by Stalin K.
There are enough laws to tackle it. Then why is untouchability still perpetuated?
Ten Years ago, I started on a journey to document practices of untouchability across several states and religions of India. 25,000 kilometres, 9,000 minutes of footage and four years later, I put together a documentary called India Untouched. The main reason for making this film was to challenge the belief of most Indians that untouchability is a thing of the past.
In the years since the making of that film, little has changed. We still receive reports of barber shops refusing to shave Dalits. Homeowners unwilling to rent their houses to Dalits. Children segregated and discriminated in schools, women not allowed to draw water from wells, families pushed out of temples. Segregated mosques, churches, even crematoriums. Pervasive violence aimed at those who challenge caste discrimination. Social and economic boycotts for those who dare to transgress caste boundaries. Newly-weds chased and killed because they chose to marry outside their own caste. Rapes. Acid attacks. The list goes on shamelessly.
What is more shameful is that these practices are manifestations of a belief that views certain castes as nothing but an impure sect, which should remain servile and accepting of its lesser status. Our failure is to see this belief as endorsing of and perpetuating criminal behaviour.
Article 17 of the Indian Constitution states that “Untouchability is abolished and its practice in any form is forbidden. The enforcement of any disability arising out of untouchability shall be an offence punishable in accordance with law.” However, society continues to look at untouchability as a social given, grounded in ‘tradition’. Instead, we should see such practices for what they are: criminal acts. If your house were burgled, you would expect the case to be treated as a criminal act/offence. Such a luxury is not afforded, however, to Dalits facing discrimination and persecution. The laws in place to address the scourge of caste-based discrimination may be progressive, but the mechanisms that exist to enforce legislation are regressive.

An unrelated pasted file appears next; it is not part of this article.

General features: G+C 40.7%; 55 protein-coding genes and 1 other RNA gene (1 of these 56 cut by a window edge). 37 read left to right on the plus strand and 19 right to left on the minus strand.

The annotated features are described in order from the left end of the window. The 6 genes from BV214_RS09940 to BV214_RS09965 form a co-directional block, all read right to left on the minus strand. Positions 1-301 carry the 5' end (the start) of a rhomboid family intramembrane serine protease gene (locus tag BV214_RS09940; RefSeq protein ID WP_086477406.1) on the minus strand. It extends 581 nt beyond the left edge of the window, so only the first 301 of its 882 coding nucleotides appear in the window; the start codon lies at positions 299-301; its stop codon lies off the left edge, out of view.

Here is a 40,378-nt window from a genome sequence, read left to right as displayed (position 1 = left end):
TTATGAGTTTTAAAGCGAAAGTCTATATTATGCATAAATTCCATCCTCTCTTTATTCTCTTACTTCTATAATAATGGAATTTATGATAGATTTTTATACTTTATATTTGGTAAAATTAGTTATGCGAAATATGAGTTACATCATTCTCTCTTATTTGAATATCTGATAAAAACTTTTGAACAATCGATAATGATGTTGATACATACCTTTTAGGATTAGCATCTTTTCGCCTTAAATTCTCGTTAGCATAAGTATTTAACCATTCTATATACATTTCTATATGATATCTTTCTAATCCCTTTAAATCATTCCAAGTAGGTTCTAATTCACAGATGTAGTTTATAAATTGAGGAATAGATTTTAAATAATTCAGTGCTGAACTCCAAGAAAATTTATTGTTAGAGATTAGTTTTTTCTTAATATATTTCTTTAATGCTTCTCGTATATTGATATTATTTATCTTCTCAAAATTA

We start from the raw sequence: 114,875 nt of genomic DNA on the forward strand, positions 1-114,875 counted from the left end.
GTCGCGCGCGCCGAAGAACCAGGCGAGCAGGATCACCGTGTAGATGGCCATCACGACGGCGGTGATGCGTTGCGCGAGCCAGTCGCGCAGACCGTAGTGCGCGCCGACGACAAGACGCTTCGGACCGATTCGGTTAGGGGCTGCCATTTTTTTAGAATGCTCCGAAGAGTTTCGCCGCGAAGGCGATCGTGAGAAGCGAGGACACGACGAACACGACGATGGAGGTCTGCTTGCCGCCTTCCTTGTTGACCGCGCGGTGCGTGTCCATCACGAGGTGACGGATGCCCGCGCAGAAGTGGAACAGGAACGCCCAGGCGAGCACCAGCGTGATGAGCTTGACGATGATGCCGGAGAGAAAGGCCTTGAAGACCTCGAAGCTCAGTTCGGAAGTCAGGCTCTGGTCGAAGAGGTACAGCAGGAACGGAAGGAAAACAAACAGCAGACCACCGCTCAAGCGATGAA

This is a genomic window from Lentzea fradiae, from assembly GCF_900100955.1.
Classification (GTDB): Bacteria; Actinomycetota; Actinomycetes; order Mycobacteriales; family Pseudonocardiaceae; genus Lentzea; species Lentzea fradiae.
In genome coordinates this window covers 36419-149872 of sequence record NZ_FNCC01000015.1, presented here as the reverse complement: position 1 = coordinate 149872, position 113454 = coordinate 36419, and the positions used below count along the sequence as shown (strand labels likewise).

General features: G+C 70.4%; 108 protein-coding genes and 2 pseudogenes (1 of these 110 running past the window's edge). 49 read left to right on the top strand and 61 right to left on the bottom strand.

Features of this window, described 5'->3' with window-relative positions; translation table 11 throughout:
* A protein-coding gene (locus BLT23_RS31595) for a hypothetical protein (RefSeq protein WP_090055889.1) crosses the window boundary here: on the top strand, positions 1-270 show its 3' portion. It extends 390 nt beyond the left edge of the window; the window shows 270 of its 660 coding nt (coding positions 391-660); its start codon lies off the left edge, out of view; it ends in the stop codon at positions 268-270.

A large part of the problem is that law enforcement agencies operate in a reactive rather than a proactive manner. Despite the prevalence of caste-based behaviour leading to untouchability (criminal offences) these agencies wait for an aggrieved party to file a complaint — and report violation of Article 17 — rather than do their job in enforcing the law. How else does one explain the fact that police stations and courts have not taken any suo moto cognizance of these everyday events? How else can we understand that there are no public or government campaigns to remind citizens that untouchability has been abolished, and that those practicing it will be treated as criminals? In order to fall in line with the shifted morality and ethics of our time, we need a strong and proactive law enforcement mechanism. We do not have this in India.
On 14 April 2012, we launched a campaign at Video Volunteers (a media and human rights organisation) to draw attention to the issue of untouchability. To date, we have collated 30 videos that document breaches of Article 17. Together with the videos, we collected 2,800 signatures that were sent to the National Commission for Scheduled Castes (NCSC) with an appeal that the videos be taken as evidences of offences, and that those involved be prosecuted. Despite submitting the petition and video evidence twice over, we have not received any sort of acknowledgement — let alone action — from the NCSC. We have now sought answers with an application under the RTI Act. It’s a sign of the times when one needs to file an RTI with the institution responsible for protecting the rights of Scheduled Castes, just to find out what is going on.
As a society, when we hear about untouchability practices, we should feel outraged, as we would with other criminal acts like murder and rape. It’s time we accepted that the practice of untouchability is not the vestigial remains of some backward, social phenomenon or tradition: it’s a criminal offence. Let’s start calling it what it is.
Stalin K is a documentary filmmaker and human rights campaigner
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